In 1970, only 6 percent of low-income students had received a bachelor’s degree by age 24; by 2013, that had risen to only 9 percent. By contrast, bachelor’s degree attainment for the highest-income group rose from 40 percent in 1970 to 77 percent in 2013. Students from low-income families are more likely to attend for-profit or two-year public institutions. This, in turn, has helped create the large student debt challenge. Rising defaults and delinquencies on student debt are concentrated among students at for-profit and two-year schools, and among “non-traditional borrowers” from low-income families.
Potential solutions emerging?
No wonder Americans are angry: many have realized that college access is not the same thing as college success. Fortunately, the conversation may be changing. Organizations such as the Lumina and the Michael and Susan Dell Foundations have adjusted their mission from college access to college completion. The Kauffman Foundation, through its Kauffman Scholars program, is intensively focused on college success for lower-income students. Virginia-based startup Vemo Education has partnered with Purdue University to provide financing to students contingent on future income.
Vocational education is moving from a negative signal to a solution: the Pathways to Prosperity Network is leading a movement to resuscitate vocational education to get more students career ready, and the incipient credentialing movement is gaining momentum.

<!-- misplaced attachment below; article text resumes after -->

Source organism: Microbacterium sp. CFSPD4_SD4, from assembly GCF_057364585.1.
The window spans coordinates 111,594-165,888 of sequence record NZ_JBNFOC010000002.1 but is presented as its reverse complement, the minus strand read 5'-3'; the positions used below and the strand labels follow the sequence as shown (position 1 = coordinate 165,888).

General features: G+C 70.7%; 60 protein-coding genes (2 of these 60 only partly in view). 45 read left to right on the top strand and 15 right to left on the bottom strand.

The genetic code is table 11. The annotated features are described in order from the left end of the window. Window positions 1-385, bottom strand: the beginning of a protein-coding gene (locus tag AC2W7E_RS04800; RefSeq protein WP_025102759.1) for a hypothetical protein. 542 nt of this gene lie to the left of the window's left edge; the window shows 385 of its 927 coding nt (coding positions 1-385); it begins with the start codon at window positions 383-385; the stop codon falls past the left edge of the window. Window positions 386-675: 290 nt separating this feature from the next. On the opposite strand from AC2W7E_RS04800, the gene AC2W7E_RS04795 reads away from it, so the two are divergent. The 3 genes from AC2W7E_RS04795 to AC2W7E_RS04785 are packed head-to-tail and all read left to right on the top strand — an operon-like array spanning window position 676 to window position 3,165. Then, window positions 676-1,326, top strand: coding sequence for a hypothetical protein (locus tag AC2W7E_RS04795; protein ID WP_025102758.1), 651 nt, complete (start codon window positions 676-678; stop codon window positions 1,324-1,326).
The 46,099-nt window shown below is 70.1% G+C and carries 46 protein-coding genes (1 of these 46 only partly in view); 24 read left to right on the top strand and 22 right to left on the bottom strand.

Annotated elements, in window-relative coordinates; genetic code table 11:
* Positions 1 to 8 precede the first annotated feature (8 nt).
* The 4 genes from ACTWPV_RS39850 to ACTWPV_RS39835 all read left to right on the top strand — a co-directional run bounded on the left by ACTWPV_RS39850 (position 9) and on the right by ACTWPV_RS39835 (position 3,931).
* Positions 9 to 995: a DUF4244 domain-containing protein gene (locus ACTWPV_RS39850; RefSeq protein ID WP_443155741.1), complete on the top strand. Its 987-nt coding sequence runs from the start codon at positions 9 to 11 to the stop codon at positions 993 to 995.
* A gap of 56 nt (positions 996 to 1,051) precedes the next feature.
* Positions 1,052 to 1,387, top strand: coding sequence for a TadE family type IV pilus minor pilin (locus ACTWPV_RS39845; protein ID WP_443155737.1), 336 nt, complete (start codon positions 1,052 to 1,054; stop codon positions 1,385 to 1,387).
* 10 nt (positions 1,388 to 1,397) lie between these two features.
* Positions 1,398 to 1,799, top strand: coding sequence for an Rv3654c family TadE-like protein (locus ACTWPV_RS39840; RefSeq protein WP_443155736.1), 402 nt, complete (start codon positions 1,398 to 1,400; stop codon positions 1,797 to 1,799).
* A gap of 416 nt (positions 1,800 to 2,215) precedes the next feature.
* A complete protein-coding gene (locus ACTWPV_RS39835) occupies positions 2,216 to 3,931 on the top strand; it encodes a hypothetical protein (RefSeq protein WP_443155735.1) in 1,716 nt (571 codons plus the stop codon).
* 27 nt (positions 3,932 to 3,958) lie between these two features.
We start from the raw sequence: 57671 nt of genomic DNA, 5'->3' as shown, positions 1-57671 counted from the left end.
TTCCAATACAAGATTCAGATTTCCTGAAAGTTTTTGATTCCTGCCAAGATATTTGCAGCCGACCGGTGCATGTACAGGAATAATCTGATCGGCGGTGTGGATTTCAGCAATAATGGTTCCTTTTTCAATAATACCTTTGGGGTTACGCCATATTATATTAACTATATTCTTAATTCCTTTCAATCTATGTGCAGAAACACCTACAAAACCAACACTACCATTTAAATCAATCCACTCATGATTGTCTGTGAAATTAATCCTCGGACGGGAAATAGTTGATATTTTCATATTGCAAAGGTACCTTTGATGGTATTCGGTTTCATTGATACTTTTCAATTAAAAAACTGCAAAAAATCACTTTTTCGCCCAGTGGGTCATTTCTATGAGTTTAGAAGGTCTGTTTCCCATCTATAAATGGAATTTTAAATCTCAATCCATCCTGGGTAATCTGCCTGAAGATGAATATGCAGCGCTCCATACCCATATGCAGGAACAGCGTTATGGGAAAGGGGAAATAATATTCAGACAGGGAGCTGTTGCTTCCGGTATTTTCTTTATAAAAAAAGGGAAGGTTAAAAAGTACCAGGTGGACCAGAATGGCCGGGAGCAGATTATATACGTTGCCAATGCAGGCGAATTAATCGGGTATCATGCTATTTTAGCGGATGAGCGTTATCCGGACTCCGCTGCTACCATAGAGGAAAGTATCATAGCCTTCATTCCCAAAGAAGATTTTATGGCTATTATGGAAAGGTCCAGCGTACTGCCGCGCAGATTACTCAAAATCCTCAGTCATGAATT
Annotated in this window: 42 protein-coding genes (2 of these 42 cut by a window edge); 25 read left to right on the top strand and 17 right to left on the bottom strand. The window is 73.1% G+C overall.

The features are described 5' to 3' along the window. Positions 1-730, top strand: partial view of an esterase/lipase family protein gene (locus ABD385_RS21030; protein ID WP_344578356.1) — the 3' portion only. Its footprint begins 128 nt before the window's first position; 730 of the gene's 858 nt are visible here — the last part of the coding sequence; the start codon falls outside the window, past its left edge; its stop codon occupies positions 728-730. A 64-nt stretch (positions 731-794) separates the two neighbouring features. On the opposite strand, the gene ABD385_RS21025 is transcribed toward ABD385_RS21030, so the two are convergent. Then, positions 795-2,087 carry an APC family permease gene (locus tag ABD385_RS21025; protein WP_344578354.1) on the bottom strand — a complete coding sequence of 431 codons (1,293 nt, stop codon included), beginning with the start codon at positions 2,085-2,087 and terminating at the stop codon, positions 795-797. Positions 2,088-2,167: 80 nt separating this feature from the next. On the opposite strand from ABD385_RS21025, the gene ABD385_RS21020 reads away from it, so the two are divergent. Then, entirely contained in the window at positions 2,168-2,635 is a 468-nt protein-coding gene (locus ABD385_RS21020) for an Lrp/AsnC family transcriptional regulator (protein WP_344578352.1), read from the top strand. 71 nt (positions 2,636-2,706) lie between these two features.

Finally, some organizations are trying to strengthen the pipeline of employee recruitment. Rather than reliance on conventional methods, startups such as Shortlist and Blendoor seek to end the “CV + interview” model of recruitment. This, ideally, will expand the scope of candidates that employers consider for jobs.
Will a better pathway to a career out of college assuage angry Americans? Maybe. But we also need to rethink the orientation of our higher education system. An aging and diversifying population may not lend itself to the fixed and linear nature of today’s institutions and their financing structure. The rush to “career ready” education may short-circuit the generalist education that is important for many types of businesses, as well as for entrepreneurial ventures. Indeed, the state of higher education—opaque pricing, divergent outcomes, and institutional variation—presents many opportunities for innovation.
Without action, Americans’ anger will not subside. Most Americans face a narrower set of options today than in past years, and reforming higher education will help rekindle economic mobility. Entrepreneurs, universities, and other organizations must work to create new lifelong learning opportunities. We need more information on the different links between fields of study, employment earnings and, just as importantly, skills. Most of all, we need public and private leaders who appeal to aspiration rather than anger, and can inspire Americans to a new era of education.